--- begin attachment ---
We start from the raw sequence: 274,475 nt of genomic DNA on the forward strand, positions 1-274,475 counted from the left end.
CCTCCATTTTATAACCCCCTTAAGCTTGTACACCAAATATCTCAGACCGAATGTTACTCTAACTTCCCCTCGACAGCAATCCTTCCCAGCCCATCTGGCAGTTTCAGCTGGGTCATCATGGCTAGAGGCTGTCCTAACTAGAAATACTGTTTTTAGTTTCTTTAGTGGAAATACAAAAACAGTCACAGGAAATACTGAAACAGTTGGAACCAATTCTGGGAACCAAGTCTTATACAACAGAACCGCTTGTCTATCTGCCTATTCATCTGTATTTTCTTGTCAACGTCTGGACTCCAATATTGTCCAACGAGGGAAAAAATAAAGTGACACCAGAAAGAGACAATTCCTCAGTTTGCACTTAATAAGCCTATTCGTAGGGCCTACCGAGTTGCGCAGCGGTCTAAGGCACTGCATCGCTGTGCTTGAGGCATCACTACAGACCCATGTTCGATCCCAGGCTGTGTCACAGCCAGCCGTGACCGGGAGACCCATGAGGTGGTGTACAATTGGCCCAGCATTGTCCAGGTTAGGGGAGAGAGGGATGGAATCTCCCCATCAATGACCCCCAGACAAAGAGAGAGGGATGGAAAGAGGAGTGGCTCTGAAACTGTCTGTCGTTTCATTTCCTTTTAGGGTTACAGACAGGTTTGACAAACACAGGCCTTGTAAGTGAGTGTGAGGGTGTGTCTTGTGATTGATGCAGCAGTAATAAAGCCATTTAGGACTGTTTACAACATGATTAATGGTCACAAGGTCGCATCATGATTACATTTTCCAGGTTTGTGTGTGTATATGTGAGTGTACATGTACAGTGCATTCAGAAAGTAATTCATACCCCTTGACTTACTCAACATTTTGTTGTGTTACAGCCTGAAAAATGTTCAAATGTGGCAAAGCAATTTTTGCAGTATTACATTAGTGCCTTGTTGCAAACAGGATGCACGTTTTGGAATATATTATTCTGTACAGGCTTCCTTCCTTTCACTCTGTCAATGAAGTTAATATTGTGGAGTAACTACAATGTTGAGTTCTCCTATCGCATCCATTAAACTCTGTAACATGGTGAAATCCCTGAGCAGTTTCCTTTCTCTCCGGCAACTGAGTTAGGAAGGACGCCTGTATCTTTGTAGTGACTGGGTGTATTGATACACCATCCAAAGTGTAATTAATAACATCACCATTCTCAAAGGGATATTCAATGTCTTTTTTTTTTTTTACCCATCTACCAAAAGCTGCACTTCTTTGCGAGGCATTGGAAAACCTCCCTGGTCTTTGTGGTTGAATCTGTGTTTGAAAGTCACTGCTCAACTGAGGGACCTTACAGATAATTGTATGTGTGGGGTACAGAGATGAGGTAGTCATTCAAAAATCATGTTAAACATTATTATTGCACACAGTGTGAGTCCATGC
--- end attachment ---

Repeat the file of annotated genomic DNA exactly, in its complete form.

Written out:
We start from the raw sequence: 274,475 nt of genomic DNA on the forward strand, positions 1-274,475 counted from the left end.
CCTCCATTTTATAACCCCCTTAAGCTTGTACACCAAATATCTCAGACCGAATGTTACTCTAACTTCCCCTCGACAGCAATCCTTCCCAGCCCATCTGGCAGTTTCAGCTGGGTCATCATGGCTAGAGGCTGTCCTAACTAGAAATACTGTTTTTAGTTTCTTTAGTGGAAATACAAAAACAGTCACAGGAAATACTGAAACAGTTGGAACCAATTCTGGGAACCAAGTCTTATACAACAGAACCGCTTGTCTATCTGCCTATTCATCTGTATTTTCTTGTCAACGTCTGGACTCCAATATTGTCCAACGAGGGAAAAAATAAAGTGACACCAGAAAGAGACAATTCCTCAGTTTGCACTTAATAAGCCTATTCGTAGGGCCTACCGAGTTGCGCAGCGGTCTAAGGCACTGCATCGCTGTGCTTGAGGCATCACTACAGACCCATGTTCGATCCCAGGCTGTGTCACAGCCAGCCGTGACCGGGAGACCCATGAGGTGGTGTACAATTGGCCCAGCATTGTCCAGGTTAGGGGAGAGAGGGATGGAATCTCCCCATCAATGACCCCCAGACAAAGAGAGAGGGATGGAAAGAGGAGTGGCTCTGAAACTGTCTGTCGTTTCATTTCCTTTTAGGGTTACAGACAGGTTTGACAAACACAGGCCTTGTAAGTGAGTGTGAGGGTGTGTCTTGTGATTGATGCAGCAGTAATAAAGCCATTTAGGACTGTTTACAACATGATTAATGGTCACAAGGTCGCATCATGATTACATTTTCCAGGTTTGTGTGTGTATATGTGAGTGTACATGTACAGTGCATTCAGAAAGTAATTCATACCCCTTGACTTACTCAACATTTTGTTGTGTTACAGCCTGAAAAATGTTCAAATGTGGCAAAGCAATTTTTGCAGTATTACATTAGTGCCTTGTTGCAAACAGGATGCACGTTTTGGAATATATTATTCTGTACAGGCTTCCTTCCTTTCACTCTGTCAATGAAGTTAATATTGTGGAGTAACTACAATGTTGAGTTCTCCTATCGCATCCATTAAACTCTGTAACATGGTGAAATCCCTGAGCAGTTTCCTTTCTCTCCGGCAACTGAGTTAGGAAGGACGCCTGTATCTTTGTAGTGACTGGGTGTATTGATACACCATCCAAAGTGTAATTAATAACATCACCATTCTCAAAGGGATATTCAATGTCTTTTTTTTTTTTTACCCATCTACCAAAAGCTGCACTTCTTTGCGAGGCATTGGAAAACCTCCCTGGTCTTTGTGGTTGAATCTGTGTTTGAAAGTCACTGCTCAACTGAGGGACCTTACAGATAATTGTATGTGTGGGGTACAGAGATGAGGTAGTCATTCAAAAATCATGTTAAACATTATTATTGCACACAGTGTGAGTCCATGC